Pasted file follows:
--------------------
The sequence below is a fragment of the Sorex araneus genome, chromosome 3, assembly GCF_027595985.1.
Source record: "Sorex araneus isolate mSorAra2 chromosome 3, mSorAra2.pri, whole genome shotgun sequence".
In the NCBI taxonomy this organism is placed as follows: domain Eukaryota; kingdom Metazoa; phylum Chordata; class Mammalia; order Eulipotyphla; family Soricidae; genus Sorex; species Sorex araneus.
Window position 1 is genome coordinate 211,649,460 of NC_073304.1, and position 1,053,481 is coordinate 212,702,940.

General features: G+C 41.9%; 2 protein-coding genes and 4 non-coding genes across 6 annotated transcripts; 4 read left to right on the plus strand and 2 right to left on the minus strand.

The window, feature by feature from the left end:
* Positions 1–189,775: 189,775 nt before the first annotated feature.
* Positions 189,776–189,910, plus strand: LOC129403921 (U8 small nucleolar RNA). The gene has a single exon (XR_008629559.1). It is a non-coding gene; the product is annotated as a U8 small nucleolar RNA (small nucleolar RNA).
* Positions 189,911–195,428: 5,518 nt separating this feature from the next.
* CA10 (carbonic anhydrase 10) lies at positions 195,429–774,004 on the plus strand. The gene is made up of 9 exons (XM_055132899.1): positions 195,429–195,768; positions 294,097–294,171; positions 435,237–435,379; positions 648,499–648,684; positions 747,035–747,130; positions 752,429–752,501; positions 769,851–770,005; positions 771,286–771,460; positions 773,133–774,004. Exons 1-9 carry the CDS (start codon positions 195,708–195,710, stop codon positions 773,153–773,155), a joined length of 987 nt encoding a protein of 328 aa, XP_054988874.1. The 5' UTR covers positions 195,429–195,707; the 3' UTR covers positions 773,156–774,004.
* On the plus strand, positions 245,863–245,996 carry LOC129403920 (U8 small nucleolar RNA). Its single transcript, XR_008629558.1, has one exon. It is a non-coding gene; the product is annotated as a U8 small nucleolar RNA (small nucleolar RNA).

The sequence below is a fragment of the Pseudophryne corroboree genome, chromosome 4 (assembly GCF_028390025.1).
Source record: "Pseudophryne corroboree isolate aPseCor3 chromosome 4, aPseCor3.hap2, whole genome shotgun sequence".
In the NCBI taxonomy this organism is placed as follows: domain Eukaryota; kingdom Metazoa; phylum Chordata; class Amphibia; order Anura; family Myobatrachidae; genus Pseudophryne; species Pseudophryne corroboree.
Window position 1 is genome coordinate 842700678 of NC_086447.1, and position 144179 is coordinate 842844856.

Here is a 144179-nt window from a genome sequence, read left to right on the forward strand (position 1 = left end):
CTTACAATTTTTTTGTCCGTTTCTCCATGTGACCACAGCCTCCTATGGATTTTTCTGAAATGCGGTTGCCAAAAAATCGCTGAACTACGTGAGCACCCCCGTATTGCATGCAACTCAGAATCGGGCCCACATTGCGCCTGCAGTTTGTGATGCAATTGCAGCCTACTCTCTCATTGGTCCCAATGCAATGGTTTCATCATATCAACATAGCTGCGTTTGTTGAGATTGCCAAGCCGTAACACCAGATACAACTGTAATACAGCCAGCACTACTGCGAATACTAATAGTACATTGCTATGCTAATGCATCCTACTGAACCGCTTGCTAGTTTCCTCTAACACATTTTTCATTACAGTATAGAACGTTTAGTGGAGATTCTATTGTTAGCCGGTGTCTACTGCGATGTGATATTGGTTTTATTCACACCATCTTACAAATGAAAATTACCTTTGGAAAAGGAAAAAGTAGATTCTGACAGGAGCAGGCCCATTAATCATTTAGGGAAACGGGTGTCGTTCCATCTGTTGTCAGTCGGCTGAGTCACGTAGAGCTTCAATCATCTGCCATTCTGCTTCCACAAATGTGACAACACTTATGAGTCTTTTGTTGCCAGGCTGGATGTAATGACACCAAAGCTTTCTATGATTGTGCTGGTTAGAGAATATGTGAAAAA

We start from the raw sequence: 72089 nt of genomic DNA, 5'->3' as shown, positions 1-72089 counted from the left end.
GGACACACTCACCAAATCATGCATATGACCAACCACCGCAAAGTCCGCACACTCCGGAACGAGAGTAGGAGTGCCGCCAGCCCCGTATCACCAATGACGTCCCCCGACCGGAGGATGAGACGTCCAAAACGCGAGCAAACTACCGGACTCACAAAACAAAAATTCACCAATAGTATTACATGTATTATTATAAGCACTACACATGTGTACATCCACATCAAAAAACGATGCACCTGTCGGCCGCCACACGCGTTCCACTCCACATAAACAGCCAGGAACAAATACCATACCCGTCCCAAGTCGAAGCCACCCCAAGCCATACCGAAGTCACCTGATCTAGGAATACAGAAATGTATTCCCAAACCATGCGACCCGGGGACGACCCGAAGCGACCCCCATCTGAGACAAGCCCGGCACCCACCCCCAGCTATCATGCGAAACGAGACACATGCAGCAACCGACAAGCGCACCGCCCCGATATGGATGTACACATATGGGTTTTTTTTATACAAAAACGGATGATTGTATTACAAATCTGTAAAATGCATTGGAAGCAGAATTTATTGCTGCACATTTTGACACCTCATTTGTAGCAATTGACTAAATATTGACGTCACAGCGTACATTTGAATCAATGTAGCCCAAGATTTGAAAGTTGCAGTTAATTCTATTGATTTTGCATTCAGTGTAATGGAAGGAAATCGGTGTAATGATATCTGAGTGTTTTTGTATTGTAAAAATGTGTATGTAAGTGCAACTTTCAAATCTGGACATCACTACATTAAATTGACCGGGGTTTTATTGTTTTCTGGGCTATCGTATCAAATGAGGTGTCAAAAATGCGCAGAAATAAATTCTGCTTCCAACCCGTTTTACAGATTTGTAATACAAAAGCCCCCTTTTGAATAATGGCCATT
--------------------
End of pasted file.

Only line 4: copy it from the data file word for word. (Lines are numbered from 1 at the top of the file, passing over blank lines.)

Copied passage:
Window position 1 is genome coordinate 211,649,460 of NC_073304.1, and position 1,053,481 is coordinate 212,702,940.